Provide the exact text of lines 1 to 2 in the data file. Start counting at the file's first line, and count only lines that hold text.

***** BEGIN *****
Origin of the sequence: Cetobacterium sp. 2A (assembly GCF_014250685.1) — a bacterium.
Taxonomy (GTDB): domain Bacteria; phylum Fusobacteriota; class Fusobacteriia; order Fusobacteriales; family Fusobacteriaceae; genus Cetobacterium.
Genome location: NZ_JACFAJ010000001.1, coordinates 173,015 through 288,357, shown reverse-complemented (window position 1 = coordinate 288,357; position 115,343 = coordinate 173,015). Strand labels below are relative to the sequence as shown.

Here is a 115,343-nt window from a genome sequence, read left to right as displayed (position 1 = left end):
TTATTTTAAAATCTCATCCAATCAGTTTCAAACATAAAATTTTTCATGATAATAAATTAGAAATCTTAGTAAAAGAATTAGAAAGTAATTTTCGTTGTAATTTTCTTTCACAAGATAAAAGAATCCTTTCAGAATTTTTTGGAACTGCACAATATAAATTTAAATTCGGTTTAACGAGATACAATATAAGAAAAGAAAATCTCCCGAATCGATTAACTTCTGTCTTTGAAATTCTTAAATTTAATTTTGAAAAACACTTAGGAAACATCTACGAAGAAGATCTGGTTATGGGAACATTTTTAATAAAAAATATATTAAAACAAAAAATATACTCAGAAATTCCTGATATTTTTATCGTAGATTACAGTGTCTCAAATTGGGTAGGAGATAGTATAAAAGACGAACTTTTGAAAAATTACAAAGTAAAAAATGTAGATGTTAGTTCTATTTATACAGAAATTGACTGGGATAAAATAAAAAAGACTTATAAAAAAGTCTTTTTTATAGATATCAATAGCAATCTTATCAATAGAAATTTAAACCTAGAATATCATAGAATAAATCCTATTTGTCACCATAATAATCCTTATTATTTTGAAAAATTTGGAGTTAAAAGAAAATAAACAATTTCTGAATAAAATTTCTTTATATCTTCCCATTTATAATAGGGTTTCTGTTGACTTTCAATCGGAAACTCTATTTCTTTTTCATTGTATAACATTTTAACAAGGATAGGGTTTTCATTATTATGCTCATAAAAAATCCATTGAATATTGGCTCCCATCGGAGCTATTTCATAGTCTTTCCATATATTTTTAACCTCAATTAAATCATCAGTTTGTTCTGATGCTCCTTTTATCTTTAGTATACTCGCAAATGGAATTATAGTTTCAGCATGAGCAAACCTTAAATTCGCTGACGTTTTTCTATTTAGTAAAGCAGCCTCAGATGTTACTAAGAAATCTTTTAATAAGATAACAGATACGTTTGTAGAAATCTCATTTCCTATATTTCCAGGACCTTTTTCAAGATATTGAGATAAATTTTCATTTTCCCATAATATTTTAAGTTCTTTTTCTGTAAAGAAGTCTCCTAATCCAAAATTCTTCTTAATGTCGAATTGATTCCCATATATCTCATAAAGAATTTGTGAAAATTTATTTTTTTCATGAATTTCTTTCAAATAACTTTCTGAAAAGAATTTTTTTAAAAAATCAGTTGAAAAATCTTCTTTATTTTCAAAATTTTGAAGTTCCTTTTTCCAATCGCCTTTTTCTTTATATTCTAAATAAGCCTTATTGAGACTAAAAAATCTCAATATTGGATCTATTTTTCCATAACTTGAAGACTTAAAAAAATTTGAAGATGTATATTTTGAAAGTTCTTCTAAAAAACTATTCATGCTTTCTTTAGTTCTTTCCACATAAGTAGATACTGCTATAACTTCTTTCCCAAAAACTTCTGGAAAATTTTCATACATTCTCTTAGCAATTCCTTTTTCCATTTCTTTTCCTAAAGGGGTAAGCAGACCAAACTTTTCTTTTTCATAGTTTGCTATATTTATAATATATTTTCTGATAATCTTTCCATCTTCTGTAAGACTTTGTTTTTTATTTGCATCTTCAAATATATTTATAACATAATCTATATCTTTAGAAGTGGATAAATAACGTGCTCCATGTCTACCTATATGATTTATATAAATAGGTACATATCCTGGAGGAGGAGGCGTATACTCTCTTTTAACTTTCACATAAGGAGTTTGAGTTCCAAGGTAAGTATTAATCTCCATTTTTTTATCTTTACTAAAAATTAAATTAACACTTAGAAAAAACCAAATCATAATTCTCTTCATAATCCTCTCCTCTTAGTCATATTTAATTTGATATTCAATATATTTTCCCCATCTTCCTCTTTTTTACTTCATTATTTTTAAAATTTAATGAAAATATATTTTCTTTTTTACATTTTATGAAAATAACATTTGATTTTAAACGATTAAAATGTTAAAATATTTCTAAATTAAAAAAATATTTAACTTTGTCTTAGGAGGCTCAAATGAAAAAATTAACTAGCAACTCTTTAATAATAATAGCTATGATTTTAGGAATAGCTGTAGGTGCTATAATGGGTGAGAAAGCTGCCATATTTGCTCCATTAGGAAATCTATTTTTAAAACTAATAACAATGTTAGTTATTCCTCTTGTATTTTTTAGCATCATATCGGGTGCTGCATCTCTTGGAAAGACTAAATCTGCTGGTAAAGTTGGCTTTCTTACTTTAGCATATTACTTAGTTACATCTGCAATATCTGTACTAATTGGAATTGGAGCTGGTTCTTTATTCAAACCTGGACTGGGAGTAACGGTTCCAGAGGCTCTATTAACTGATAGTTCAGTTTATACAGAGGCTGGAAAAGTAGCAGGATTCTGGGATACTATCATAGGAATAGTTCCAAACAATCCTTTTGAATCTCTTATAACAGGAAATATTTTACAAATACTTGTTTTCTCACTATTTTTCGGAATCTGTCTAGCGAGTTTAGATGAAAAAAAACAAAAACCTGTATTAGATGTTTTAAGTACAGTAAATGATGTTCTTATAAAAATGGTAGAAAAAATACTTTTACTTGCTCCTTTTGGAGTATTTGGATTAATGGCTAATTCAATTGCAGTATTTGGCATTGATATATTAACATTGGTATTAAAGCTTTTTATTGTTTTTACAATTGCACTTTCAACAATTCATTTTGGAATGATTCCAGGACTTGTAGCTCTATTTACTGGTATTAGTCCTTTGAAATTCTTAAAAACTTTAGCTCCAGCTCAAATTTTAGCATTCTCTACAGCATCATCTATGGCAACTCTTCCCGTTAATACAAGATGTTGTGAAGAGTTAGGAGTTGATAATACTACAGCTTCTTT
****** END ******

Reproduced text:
Origin of the sequence: Cetobacterium sp. 2A (assembly GCF_014250685.1) — a bacterium.
Taxonomy (GTDB): domain Bacteria; phylum Fusobacteriota; class Fusobacteriia; order Fusobacteriales; family Fusobacteriaceae; genus Cetobacterium.